4. Thanks Louise for this and all your hard work. And it’s good that coppicing by beavers gets mentioned by Les again (the more the creativity of beavers is promoted the better.)
    Have you thought about breaking with tradition, Louise? Why not experiment with growing hazel rods on pollards to get round the deer problem? It works with our basket weaving willows on a wet allotment constantly raided by Roe and Muntjac. True we had to protect the main stems for the first couple of years but now they grow unguarded and produce an annual crop fine whips well above browsing height. Plenty of light and ground flora and buzz factor here.
    By the way, I think some of the oldest evidence for sustained and oraganised coppicing (or pollarding) comes from the buried alder, willow and birch bog trackways of the Somerset Levels – where numerous same year cut polls survive in the peat laid down in the Neolithic.

    1. Main problem – hazel inherently gtrows from the base and not from where its cut.. it sort of does grow a bit form higher.. this was also tried with Ash to avoid Fallow browsing in Hayley wood, the next wood over to the one I manage, and now those pollards are being taken down. Add to that a decision a few years ago when we were working to a Forestry Commission woodland grant scheme dictat which did not alow pollards in the copice. We still cut at this height for elm and hawthorn, for which it works brilliantly. Hazel just doesnt grow that way!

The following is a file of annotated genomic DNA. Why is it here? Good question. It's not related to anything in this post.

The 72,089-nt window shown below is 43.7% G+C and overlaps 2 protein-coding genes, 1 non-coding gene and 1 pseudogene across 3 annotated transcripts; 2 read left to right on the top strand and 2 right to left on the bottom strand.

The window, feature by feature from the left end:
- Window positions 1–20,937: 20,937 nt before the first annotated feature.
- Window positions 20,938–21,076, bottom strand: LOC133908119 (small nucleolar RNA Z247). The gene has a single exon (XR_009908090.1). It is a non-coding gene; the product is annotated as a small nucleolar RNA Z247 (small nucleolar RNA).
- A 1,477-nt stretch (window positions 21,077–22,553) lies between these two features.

1. Point taken but i’ve seen semi-natural hazel pollards with straight poles growing at height. Maybe there needs to be more thought and persistence with this species. In general pollards have gone out of fashion; it’s a shame there are dictats against them.

        1. Just realised that the hazel nut growing in my small terraced house garden has 6 two year old bean poles growing from stems cut at 5ft high. I’m really not convinced that you cannot pollard hazel successfully.

  5. There’s a third option for wild mammal management alongside culling and exclusion – and that’s deterrence.

  6. The two deer species we have are red and roe. Red deer in the Exmoor area have a range of around a thousand acres. So to effectively use lethal control to manage the numbers on an acre of freshly coppiced woodland one would have to cull deer across at thousand acres – in reality probably four thousand as ranges overlap. There are obvious problems with this. Firstly one probably doesn’t have access to such a large area of surrounding land. Secondly although such deer culling may be justified it’s justification and the appropriate level is unlikely to be dictated by the needs of one small patch of coppice but rather the surrounding landscape as a whole.

    For example reducing overall numbers by a half may not reduce the damage they do to the coppice by half. This is because the deer are not distributed evenly but in clumps (herds) which move around the landscape. If one of those clumps ends up on your coppice the damage will be considerable.